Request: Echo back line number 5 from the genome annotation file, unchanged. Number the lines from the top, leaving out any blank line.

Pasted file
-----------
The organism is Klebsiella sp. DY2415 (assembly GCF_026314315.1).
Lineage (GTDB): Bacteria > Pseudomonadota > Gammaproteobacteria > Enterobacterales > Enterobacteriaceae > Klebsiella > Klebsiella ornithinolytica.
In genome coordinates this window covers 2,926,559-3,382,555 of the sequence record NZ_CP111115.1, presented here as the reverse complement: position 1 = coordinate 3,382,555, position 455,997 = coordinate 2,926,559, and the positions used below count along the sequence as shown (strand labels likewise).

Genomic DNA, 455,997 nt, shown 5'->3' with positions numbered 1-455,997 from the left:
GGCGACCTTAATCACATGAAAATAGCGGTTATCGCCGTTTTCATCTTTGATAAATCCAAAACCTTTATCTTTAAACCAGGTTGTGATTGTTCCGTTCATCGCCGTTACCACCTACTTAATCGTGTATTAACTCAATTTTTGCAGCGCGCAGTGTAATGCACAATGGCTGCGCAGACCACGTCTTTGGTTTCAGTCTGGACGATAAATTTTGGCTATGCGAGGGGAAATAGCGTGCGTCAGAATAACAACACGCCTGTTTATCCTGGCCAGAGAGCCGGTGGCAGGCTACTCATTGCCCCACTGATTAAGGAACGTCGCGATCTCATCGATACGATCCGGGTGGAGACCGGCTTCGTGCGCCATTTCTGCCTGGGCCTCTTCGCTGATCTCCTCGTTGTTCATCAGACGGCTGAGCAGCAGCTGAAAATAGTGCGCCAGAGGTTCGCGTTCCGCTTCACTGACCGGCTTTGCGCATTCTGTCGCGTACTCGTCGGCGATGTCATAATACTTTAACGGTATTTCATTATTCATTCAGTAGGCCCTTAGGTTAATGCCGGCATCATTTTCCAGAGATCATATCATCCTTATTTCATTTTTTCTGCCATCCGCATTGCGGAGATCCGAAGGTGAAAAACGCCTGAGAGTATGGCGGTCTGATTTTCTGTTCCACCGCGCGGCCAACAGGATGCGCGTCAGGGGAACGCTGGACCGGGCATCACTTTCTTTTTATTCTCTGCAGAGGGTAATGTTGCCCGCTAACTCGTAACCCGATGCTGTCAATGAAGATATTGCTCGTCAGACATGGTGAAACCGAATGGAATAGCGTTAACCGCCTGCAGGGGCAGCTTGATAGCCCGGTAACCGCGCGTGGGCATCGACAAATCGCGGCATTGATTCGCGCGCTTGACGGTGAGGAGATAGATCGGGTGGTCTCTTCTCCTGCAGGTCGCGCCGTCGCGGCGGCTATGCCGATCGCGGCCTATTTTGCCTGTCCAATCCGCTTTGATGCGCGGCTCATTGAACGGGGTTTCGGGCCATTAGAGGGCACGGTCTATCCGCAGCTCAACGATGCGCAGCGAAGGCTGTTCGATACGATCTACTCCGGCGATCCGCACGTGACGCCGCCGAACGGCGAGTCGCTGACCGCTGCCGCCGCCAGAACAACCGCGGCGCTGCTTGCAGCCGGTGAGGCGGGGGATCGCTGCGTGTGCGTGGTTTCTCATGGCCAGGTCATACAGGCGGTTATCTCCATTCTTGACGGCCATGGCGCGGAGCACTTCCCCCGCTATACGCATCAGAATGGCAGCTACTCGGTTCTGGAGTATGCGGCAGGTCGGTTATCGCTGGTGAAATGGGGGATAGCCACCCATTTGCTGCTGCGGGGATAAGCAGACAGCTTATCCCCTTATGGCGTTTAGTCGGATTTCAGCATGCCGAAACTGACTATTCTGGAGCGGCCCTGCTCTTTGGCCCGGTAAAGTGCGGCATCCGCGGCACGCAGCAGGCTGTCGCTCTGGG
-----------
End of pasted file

GGCGACCTTAATCACATGAAAATAGCGGTTATCGCCGTTTTCATCTTTGATAAATCCAAAACCTTTATCTTTAAACCAGGTTGTGATTGTTCCGTTCATCGCCGTTACCACCTACTTAATCGTGTATTAACTCAATTTTTGCAGCGCGCAGTGTAATGCACAATGGCTGCGCAGACCACGTCTTTGGTTTCAGTCTGGACGATAAATTTTGGCTATGCGAGGGGAAATAGCGTGCGTCAGAATAACAACACGCCTGTTTATCCTGGCCAGAGAGCCGGTGGCAGGCTACTCATTGCCCCACTGATTAAGGAACGTCGCGATCTCATCGATACGATCCGGGTGGAGACCGGCTTCGTGCGCCATTTCTGCCTGGGCCTCTTCGCTGATCTCCTCGTTGTTCATCAGACGGCTGAGCAGCAGCTGAAAATAGTGCGCCAGAGGTTCGCGTTCCGCTTCACTGACCGGCTTTGCGCATTCTGTCGCGTACTCGTCGGCGATGTCATAATACTTTAACGGTATTTCATTATTCATTCAGTAGGCCCTTAGGTTAATGCCGGCATCATTTTCCAGAGATCATATCATCCTTATTTCATTTTTTCTGCCATCCGCATTGCGGAGATCCGAAGGTGAAAAACGCCTGAGAGTATGGCGGTCTGATTTTCTGTTCCACCGCGCGGCCAACAGGATGCGCGTCAGGGGAACGCTGGACCGGGCATCACTTTCTTTTTATTCTCTGCAGAGGGTAATGTTGCCCGCTAACTCGTAACCCGATGCTGTCAATGAAGATATTGCTCGTCAGACATGGTGAAACCGAATGGAATAGCGTTAACCGCCTGCAGGGGCAGCTTGATAGCCCGGTAACCGCGCGTGGGCATCGACAAATCGCGGCATTGATTCGCGCGCTTGACGGTGAGGAGATAGATCGGGTGGTCTCTTCTCCTGCAGGTCGCGCCGTCGCGGCGGCTATGCCGATCGCGGCCTATTTTGCCTGTCCAATCCGCTTTGATGCGCGGCTCATTGAACGGGGTTTCGGGCCATTAGAGGGCACGGTCTATCCGCAGCTCAACGATGCGCAGCGAAGGCTGTTCGATACGATCTACTCCGGCGATCCGCACGTGACGCCGCCGAACGGCGAGTCGCTGACCGCTGCCGCCGCCAGAACAACCGCGGCGCTGCTTGCAGCCGGTGAGGCGGGGGATCGCTGCGTGTGCGTGGTTTCTCATGGCCAGGTCATACAGGCGGTTATCTCCATTCTTGACGGCCATGGCGCGGAGCACTTCCCCCGCTATACGCATCAGAATGGCAGCTACTCGGTTCTGGAGTATGCGGCAGGTCGGTTATCGCTGGTGAAATGGGGGATAGCCACCCATTTGCTGCTGCGGGGATAAGCAGACAGCTTATCCCCTTATGGCGTTTAGTCGGATTTCAGCATGCCGAAACTGACTATTCTGGAGCGGCCCTGCTCTTTGGCCCGGTAAAGTGCGGCATCCGCGGCACGCAGCAGGCTGTCGCTCTGGG